In 'Green Lantern,' an intergalactic hero adventure involving aliens and color-coded energy sources, Ryan Reynolds makes the annoyingly selfish and bigheaded Hal Jordan into a regular guy we can like. Part of that comes from his talent in delivering arrogance and pride as a believable defense mechanism. Hal is a fearless hot-shot fighter pilot who knows he's better than the showboating assignments his employer expects him to perform. He's essentially a cross between Tom Cruise's Maverick and Robert Downey, Jr.'s Tony Stark rolled into one. When he finally reaches that crucial turning point and owns up to his fears, we also believe his vulnerability is real. It may not seem like much of a stretch for Reynolds, but this is what he's good at. He knows how to sell this type of character.
Unfortunately, the rest of the movie doesn't appear to share that same level of confidence and overshadows Reynolds's natural screen appeal with lots of pesky exposition. Once we put some thought into it, 'Green Lantern' is actually a somewhat confusing mess. This is not so much in reference to the plot or the story, because that's easy enough to follow. A magical green ring scours the Earth in a matter of minutes to choose Hal as the next recruit of an intergalactic police force known as the Green Lantern Corps. At the same time, an alien life form named Parallax (voiced by Clancy "The Kurgan" Brown) is spurred by fear and escaped imprisonment, annihilating planets and determined to dismantle the Corps.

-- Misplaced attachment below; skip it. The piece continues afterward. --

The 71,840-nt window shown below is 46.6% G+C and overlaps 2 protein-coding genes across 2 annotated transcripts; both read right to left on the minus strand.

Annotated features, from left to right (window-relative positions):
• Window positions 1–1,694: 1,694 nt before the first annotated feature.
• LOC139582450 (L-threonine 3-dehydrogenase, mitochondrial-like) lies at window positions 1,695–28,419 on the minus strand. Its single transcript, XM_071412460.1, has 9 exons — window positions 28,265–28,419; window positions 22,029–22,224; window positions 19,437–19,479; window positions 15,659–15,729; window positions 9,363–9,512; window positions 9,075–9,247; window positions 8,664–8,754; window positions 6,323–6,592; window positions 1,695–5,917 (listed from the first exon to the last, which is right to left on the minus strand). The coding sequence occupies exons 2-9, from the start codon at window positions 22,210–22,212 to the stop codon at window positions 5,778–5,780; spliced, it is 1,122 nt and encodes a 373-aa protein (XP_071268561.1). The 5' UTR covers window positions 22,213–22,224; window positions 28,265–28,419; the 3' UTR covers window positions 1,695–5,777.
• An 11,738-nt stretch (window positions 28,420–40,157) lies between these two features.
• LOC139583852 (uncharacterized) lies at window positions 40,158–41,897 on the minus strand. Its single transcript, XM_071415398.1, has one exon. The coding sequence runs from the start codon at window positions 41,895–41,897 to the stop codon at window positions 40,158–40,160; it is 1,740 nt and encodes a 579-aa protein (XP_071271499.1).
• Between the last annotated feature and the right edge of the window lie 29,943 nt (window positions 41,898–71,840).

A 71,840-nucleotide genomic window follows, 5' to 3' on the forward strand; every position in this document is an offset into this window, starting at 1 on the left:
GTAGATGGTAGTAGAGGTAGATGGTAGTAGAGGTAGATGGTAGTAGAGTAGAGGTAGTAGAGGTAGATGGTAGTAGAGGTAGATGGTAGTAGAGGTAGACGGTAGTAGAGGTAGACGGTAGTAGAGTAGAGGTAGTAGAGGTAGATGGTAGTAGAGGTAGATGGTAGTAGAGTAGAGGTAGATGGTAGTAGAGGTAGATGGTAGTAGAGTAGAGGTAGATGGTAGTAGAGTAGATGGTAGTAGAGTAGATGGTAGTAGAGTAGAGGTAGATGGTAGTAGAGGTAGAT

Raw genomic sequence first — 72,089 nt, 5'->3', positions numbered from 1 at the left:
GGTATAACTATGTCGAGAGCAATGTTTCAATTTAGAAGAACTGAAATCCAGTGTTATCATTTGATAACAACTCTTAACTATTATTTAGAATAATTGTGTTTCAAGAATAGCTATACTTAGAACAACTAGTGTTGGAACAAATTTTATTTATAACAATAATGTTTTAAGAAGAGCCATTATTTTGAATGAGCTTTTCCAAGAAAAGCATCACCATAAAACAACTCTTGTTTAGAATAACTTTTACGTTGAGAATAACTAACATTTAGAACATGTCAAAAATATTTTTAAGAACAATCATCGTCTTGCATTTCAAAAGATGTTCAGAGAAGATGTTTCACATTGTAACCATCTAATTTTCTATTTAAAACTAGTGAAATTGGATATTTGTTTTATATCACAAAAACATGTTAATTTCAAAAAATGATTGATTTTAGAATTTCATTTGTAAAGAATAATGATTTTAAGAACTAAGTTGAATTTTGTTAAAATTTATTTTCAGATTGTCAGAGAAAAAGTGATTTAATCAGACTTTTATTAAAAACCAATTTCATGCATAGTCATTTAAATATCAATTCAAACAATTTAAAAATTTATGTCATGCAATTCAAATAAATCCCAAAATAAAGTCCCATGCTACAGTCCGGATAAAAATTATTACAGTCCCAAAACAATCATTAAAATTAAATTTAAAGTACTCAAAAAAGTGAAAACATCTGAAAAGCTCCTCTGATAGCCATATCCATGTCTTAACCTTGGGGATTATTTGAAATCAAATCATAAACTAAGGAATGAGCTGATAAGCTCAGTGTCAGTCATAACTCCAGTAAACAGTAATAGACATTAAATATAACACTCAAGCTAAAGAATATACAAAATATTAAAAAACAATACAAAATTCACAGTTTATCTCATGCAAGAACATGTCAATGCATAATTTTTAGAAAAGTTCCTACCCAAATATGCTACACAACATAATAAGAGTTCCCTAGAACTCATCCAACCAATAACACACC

As would be expected in a script this predictable, our newly-hatched peace keeper is bound to go mano-a-mano against the foreign menace, who earlier already made human contact with Hector (Peter "What am I doing here" Sarsgaard). Of course, Hal isn't quite ready for the task since he knows pretty much nothing about his potential or of the power within the ring — which is weirdly placed on his middle finger. Cue training montage with a random kickass 80s tune, preferably something tailor-made for the moment by the likes of Kenny Logins.
Actually, there is no montage, which is surprisingly disappointing. Come to think of it, there isn't much of a training anything. All we get is a few minutes of wisdom with Geoffrey Rush looking like an anorexic fish with scoliosis, and a couple sparring matches with Michael Clarke Duncan as a giant, irritable crossbreed of a pig and pit bull terrier. As the devilish Sinestro, Mark Strong tries to act both those roles while also hinting at the film's possible sequel, when another certain ring of another certain color conveniently appears mid-story. Then there's Blake Lively playing Carol Ferris, the human love-interest grounding Hal and helping him discover his inner fearlessness.
Where we get into trouble is in the logic of the whole narrative. Do the creators think so little of humanity that they actually imagine Hal Jordan as the best candidate to represent our species? According to the plot, he is the first ever to be admitted into this obviously exclusive and very elite club of heroes. And apparently, he's the best we have to offer. With very little experience on his side, he's actually expected to go against a force so powerful and devastating that even the thousands of other Green Lantern members cannot defeat it. Hal is even given the power to literally imagine anything and use it as a weapon to combat evil. Springs, guns and jets are the best he can come up with. Seems to me the writers, of which there are five, have allowed fear to limit their own imaginations.